A numerical investigation on the axial pullout tests of buried pipes

Salami, Adeniyi (2022) A numerical investigation on the axial pullout tests of buried pipes. Masters thesis, Memorial University of Newfoundland.

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Pipelines may unavoidably be routed through areas susceptible to ground movement. The reliability of pipelines comes into question during events of ground movements due to generated loads due to ground movements. It is therefore imperative to accurately predict the loads generated to enable the proper design of pipelines. Many researchers have produced high-quality data from tests that idealize real-life conditions by pulling pipe through fixed soil, although in the actual event of ground movement, unstable soil moves away from stable soil that fixes the pipe. This study develops a finite element modeling technique to simulate laboratory conditions by pulling pipe through fixed soil, and the real-life condition is simulated by pulling soil while pipe is fixed in place. The finite element technique is also used to investigate the effect of pipe length, diameter, burial depth, and internal pressure for both steel and polyethylene pipes. The study reveals that short steel pipelines beginning from 1 m length developed a higher peak pull-out force for pipe pulling simulation compared to soil pulling simulation, this behaviour changes for longer steel pipelines from 6.5 m where soil pulling simulation predicts a higher peak pull-out force compared to pipe pulling simulation. Polyethylene pipelines simulated for pipe pulling predict higher peak pull-out forces of varying percentages with increase in length when compared to soil pulling. The effect of increase in soil width is not significant in the prediction of pull-out forces for both simulations. An increase in diameter and burial depth also increases pull-out forces for both simulations. Increase in pressure is not significant in the development of pull-out forces for steel pipelines while in polyethylene pipelines an increase in pressure increases development of pull-out forces.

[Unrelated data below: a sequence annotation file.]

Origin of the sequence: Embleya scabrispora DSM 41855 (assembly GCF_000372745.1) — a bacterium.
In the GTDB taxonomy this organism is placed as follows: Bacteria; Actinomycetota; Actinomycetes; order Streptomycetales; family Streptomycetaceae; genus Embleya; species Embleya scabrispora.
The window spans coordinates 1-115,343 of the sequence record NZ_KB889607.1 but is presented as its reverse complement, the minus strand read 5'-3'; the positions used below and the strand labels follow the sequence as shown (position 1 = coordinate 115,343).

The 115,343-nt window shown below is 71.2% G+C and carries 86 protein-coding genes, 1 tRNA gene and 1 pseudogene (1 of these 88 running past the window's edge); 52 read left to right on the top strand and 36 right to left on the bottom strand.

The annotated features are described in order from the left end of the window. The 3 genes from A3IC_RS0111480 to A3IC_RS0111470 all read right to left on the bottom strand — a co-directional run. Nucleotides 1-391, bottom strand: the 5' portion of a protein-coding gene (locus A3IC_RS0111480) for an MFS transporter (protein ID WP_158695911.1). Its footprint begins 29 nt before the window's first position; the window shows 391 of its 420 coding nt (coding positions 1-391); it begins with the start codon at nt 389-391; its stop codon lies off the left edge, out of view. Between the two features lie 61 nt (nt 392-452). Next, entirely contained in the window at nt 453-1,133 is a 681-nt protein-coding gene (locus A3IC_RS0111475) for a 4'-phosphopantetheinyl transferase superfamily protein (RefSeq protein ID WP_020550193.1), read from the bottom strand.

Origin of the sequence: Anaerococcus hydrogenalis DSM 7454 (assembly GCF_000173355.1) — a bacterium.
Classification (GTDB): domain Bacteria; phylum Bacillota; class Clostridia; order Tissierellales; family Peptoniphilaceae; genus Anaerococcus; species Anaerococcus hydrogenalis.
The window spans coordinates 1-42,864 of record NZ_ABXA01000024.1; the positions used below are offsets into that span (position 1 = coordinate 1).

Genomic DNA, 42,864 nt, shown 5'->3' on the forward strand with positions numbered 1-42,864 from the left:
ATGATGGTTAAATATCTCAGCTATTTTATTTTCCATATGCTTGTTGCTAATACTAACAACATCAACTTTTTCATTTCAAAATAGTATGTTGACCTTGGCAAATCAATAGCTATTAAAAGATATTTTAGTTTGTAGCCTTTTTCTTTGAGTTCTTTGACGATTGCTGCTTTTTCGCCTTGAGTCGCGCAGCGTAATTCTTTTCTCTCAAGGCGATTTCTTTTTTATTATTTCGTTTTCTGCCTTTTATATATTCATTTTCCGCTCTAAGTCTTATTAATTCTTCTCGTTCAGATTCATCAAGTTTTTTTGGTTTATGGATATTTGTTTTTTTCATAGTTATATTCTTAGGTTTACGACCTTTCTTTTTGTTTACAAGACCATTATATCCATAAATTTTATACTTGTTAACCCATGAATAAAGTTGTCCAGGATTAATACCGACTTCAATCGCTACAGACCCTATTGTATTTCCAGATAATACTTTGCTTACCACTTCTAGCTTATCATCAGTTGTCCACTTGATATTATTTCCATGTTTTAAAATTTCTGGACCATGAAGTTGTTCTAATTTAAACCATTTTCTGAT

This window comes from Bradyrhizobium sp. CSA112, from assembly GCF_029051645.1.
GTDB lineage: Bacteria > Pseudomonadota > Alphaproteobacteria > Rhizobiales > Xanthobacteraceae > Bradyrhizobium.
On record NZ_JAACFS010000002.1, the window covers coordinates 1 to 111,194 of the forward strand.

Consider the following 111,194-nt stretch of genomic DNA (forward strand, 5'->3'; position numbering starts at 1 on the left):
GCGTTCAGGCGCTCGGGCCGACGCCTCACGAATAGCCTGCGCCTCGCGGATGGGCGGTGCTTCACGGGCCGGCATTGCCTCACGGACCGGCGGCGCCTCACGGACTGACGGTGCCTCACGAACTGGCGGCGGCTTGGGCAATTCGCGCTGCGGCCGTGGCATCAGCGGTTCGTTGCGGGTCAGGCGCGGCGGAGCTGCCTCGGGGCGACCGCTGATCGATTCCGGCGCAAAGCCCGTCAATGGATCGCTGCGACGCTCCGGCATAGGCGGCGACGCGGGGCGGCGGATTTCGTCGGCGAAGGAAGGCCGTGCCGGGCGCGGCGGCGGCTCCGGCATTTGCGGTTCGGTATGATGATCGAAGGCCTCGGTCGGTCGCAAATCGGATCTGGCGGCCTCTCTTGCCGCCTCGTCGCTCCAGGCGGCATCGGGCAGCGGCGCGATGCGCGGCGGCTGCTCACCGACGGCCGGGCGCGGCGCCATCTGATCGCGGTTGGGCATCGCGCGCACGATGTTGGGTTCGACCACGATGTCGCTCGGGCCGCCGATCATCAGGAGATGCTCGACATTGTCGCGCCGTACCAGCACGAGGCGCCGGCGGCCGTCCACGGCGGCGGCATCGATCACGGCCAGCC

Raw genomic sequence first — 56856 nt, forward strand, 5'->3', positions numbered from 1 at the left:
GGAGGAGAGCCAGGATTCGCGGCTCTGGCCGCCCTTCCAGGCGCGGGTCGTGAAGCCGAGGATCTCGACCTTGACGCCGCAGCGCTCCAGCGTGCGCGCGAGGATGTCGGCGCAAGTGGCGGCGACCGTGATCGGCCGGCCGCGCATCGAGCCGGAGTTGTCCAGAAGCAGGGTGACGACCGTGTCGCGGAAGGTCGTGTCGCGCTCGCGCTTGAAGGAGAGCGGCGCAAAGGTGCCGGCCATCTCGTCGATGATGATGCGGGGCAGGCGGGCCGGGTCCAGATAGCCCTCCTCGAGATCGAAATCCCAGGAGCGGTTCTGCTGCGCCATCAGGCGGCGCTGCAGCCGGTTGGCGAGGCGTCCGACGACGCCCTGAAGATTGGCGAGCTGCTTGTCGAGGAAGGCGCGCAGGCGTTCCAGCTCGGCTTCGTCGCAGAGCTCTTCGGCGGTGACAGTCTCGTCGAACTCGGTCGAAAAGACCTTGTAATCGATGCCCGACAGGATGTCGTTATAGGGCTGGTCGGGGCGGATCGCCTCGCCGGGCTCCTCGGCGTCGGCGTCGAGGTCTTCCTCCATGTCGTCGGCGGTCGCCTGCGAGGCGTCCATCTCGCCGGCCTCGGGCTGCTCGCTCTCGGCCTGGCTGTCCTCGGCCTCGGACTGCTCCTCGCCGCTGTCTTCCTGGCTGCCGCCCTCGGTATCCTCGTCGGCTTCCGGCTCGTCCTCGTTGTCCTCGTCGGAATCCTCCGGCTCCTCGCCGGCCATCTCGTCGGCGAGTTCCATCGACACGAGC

Item Type: Thesis (Masters)
URI: http://research.library.mun.ca/id/eprint/15284
Item ID: 15284
Additional Information: Includes bibliographical references (pages 62-67).
Keywords: axial pullout, soil pull, pipe pull
Department(s): Engineering and Applied Science, Faculty of
Date: January 2022
Date Type: Submission
Digital Object Identifier (DOI): https://doi.org/10.48336/7AR7-R631
Library of Congress Subject Heading: Pipelines; Earth movements; Axial loads; Finite element method; Numerical analysis.

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